Radiation-induced hair loss
Radiation-induced hair loss
Radiation-induced hair loss as a result of accidental cancer exposure or cancer treatment is often extensive and irreversible. However, understanding the mechanism itself can make it easier for people to deal with it. In some cases, there are ways to reduce the damage. It is also helpful to know some of the changes that can be expected if hair loss is stimulated and regrowth.
How does radiation cause hair loss?
Exposure to radiation can damage all cells in the body. It tends to cause the most damage to rapidly dividing cells, so it can be used to treat cancer as cancer cells often divide and grow much faster than other normal, healthy tissues. Unfortunately, hair follicles also contain rapidly dividing cells, so they can be permanently damaged by radiation exposure.
The degree of visible consequences of radiation exposure with respect to the hair will depend on the type of radiation (radiation) to which the person is exposed, as well as the duration of this exposure. Controlled hospital exposure provides predictable results that individuals can discuss with their doctor. Hair loss starts immediately and hair loss can continue for up to two weeks. The scalp becomes sensitive and itching may be felt. Scratching is bad for the skin, but usually does not worsen the condition of hair loss because the follicles on the irritated part of the scalp are already in the atrophy stage.
Hair loss is often an early symptom when radiation exposure occurs accidentally, for example, in a laboratory accident or because someone has been exposed to contamination. If it starts suddenly with hair loss and is accompanied by nausea and weakness, seek medical attention immediately. Doctors may recommend removing any remaining healthy hair, as it is a potential source of radioactivity that can prolong exposure and increase long-term health risks.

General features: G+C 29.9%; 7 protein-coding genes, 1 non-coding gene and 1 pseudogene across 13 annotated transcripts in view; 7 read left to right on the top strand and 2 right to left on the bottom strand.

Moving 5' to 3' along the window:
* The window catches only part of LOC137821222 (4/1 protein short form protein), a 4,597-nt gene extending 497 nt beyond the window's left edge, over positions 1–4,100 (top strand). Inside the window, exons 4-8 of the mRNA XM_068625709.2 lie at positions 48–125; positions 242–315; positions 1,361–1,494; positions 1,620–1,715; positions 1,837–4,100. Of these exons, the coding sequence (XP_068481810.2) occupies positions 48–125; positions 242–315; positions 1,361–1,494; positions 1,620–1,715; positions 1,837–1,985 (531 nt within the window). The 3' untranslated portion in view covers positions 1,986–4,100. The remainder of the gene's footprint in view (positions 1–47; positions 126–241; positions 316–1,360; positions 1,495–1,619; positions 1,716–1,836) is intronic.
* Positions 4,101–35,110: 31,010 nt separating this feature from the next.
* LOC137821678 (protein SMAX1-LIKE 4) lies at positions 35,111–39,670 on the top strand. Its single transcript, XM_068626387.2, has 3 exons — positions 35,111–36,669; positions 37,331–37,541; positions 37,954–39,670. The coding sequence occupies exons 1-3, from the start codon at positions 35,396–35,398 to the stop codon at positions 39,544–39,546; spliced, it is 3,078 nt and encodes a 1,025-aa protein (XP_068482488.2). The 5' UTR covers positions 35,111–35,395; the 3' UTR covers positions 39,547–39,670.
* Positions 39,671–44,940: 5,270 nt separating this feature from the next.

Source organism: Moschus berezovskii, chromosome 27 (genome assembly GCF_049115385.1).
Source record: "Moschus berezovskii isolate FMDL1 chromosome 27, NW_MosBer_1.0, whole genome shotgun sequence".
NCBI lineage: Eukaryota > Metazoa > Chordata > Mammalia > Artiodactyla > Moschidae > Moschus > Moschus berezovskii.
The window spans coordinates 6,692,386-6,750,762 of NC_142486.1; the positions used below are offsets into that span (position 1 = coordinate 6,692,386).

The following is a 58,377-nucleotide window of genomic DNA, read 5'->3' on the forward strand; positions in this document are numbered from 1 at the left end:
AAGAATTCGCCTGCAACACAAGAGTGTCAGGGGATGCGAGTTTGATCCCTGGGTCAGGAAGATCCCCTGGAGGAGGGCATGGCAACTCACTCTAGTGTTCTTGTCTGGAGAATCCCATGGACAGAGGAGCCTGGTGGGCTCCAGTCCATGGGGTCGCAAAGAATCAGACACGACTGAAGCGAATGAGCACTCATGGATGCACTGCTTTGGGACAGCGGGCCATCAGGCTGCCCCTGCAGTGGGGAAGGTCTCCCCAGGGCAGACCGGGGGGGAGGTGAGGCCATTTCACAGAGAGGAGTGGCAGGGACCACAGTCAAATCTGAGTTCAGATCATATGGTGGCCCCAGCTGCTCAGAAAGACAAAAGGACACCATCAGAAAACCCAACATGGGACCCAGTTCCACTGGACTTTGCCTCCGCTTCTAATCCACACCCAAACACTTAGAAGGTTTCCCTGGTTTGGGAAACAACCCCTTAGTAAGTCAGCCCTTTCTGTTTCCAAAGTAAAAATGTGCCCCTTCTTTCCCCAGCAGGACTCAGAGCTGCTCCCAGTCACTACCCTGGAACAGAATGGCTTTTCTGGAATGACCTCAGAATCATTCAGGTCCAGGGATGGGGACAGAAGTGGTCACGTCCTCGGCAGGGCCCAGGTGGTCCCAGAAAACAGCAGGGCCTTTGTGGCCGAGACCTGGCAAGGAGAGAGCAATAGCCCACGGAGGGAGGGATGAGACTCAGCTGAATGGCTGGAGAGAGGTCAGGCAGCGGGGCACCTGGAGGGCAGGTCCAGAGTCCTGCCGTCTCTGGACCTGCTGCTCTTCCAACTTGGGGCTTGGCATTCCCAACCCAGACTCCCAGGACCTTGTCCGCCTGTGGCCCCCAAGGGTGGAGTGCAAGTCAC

Reducing the harmful effects of radiation
In the hospital setting, radiation is carefully controlled to reduce damage to healthy tissues. If there is cancer localized to an area of the body (ie not blood cancer or advanced metastatic cancer), the treatment given will be very direct and will only cause local hair loss. This means that in no case can it affect the hair on the head.
If you need radiotherapy to a part of the scalp, even if it feels like you’re getting a painful burn – then there will be complete hair loss on a small part of the scalp that is directly exposed to radiation. A water conditioner can be used to topically treat the irradiated part – isorica. In such a situation, there is the possibility to hide the bald circles by shaping the rest of the hair or to insert prostheses that will not differ in any way from the natural hair color and therefore completely imperceptible.
If hair starts to regrow in the areas affected by radiation, which is usually due to endangerment of the follicles, always remember that the hair must be very short in order to avoid further pressure on the already damaged follicles and thus prolong their lifespan. and their effectiveness. In such cases, the hair should not be washed more than twice a week and mild shampoos should be used, unless the doctor recommends otherwise.
Hair growth after exposure to radiation
Experience shows that in most people who lose their hair due to radiotherapy, the hair partially regrows within three to six months after the end of treatment. But the new hair may not be the same as before the radiation exposure.
Usually, the first hair that appears after the end of radiotherapy is very soft and delicate, like newborn hair. For some people, this is the only hair they will ever get. In other patients, this soft and delicate hair falls out within a month and leaves its place to normal hair.
Hair after radiation may differ from the hair color before exposure to radiation. This is because damaged follicles can produce fibers of different thicknesses that will have different colors under the influence of light. Just as radiation damages the vascular network, so does the supply of nutrients to the follicle itself. Malnutrition can sometimes cause fine, pale hairs to form in the early stages of recovery, but these often darken over time.
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